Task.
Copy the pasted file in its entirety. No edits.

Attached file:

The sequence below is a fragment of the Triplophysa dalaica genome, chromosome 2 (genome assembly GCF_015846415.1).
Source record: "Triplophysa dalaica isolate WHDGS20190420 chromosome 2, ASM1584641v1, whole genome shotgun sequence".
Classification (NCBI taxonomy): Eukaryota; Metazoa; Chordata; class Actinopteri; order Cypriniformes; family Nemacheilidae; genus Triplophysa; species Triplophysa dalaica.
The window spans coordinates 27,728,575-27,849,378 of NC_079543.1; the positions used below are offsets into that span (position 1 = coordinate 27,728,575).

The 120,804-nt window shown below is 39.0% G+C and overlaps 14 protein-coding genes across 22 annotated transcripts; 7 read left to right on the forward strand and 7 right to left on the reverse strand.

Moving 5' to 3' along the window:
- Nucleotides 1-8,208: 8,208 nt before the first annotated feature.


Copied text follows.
The sequence below is a fragment of the Triplophysa dalaica genome, chromosome 2 (genome assembly GCF_015846415.1).
Source record: "Triplophysa dalaica isolate WHDGS20190420 chromosome 2, ASM1584641v1, whole genome shotgun sequence".
Classification (NCBI taxonomy): Eukaryota; Metazoa; Chordata; class Actinopteri; order Cypriniformes; family Nemacheilidae; genus Triplophysa; species Triplophysa dalaica.
The window spans coordinates 27,728,575-27,849,378 of NC_079543.1; the positions used below are offsets into that span (position 1 = coordinate 27,728,575).

The 120,804-nt window shown below is 39.0% G+C and overlaps 14 protein-coding genes across 22 annotated transcripts; 7 read left to right on the forward strand and 7 right to left on the reverse strand.

Moving 5' to 3' along the window:
- Nucleotides 1-8,208: 8,208 nt before the first annotated feature.